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The intelligence departments of Europe’s security services are suffering failure after failure when it comes to receiving alerts on preparations for large attacks.
Europe hasn’t yet understood who the potential enemy is, and so there is no prior information on any terror attack.
Europeans are regarding intelligence on homegrown terror as if it is military intelligence. That is, according to experts in Israel, one of the biggest mistakes.
Perhaps now, after the slaughter in Paris, they will realize it and intelligence services in European countries will change their course of action.
This also calls for changes in legislation as now in France, for example, security services are restricted in actions needed to receive early intelligence.
These change should allow entering mosques, installing surveillance devices, preemptive arrests and more.
The false perception of security services was also exemplified last friday in the long time passed from the moment the terror attack started in the theater where a rock concert was taking place to when special forces broke in.
The French thought this was a hostage scenario and that they have time for negotiations – but the terrorists came there to kill. This the French as well as other special units around Europe failed to understand.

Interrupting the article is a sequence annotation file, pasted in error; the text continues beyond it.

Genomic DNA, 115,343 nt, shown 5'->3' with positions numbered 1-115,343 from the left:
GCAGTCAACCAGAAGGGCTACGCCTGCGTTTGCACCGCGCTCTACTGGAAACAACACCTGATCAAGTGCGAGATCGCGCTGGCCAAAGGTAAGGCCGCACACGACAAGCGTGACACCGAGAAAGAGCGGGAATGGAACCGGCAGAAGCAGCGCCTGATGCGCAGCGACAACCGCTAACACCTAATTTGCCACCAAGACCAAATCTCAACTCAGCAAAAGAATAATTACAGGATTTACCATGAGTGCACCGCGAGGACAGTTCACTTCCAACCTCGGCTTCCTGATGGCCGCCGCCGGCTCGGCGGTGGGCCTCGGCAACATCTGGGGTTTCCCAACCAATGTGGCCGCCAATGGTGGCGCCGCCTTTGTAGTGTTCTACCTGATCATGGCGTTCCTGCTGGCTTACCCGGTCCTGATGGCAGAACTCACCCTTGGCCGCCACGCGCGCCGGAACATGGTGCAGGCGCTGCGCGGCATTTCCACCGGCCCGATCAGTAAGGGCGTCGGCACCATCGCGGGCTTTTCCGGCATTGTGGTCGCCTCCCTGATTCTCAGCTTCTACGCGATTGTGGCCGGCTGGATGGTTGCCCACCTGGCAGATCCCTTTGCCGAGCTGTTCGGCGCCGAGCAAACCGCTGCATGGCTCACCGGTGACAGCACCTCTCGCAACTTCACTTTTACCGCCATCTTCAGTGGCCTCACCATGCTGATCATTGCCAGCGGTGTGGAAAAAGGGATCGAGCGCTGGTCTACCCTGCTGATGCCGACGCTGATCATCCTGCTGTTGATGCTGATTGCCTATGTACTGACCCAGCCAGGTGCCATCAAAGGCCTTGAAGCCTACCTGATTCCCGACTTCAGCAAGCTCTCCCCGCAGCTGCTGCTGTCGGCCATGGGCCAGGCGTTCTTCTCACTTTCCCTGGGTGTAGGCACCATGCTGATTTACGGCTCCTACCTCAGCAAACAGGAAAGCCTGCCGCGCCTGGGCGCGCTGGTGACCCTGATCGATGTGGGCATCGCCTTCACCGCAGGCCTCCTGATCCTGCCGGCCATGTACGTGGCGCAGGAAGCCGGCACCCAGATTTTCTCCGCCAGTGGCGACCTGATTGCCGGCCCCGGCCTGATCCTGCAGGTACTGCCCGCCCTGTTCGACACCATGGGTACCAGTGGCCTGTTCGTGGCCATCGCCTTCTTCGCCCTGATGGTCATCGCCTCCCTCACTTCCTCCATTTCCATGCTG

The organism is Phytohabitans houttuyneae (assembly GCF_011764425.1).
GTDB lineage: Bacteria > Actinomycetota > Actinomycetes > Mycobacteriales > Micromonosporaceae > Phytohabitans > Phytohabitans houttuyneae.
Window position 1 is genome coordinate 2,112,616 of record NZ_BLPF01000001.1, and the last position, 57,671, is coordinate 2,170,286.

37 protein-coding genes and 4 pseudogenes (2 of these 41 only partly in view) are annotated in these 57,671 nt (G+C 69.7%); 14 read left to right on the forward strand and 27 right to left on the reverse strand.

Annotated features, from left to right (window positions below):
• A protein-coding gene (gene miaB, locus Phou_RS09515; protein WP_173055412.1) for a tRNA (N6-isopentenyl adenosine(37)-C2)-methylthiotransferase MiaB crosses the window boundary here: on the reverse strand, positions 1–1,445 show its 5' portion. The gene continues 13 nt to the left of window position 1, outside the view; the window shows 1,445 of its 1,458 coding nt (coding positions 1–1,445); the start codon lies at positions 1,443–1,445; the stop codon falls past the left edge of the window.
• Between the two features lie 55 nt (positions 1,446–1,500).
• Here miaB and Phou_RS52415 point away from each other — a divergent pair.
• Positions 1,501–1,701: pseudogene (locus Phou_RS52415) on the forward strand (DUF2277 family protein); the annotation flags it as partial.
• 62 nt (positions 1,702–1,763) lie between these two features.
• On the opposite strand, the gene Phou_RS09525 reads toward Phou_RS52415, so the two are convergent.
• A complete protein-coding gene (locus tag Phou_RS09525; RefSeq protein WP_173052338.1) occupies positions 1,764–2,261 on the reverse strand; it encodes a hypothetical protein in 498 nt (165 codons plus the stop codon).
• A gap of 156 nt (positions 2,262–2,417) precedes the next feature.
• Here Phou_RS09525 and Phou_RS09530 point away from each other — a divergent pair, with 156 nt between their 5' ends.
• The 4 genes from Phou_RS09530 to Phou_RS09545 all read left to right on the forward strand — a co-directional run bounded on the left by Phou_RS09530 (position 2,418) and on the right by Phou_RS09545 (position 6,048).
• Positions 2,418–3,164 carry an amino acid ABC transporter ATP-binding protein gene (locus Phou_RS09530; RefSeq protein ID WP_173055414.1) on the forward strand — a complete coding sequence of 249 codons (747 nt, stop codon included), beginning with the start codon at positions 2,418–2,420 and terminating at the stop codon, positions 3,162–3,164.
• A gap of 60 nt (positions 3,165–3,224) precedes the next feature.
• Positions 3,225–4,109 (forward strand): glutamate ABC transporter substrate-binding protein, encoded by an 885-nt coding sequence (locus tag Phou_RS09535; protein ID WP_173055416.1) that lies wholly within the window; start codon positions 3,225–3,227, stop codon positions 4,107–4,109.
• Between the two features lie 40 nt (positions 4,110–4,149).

Will the change in understanding happen now?
Israeli experts say that the change must be immediate and deep as more terror attacks are expected.
France, as well as other European countries, have terror cells of organizations such as ISIS and Al-Qaeda that help local and foreign terrorists commit these terror attacks. These cells have large quantities of weapons and one of the missions of intelligence bodies is to locate as many of these weapons as possible.
Penetrating Muslim communities in French cities and other cities in other countries will not be simple, but without it there can be no prior information.
Israeli experts say that electronic surveillance means must be operated extensively.
The question now is whether or not Europeans understand the size of the threat and whether they are willing to make the changes required in order to cope with it.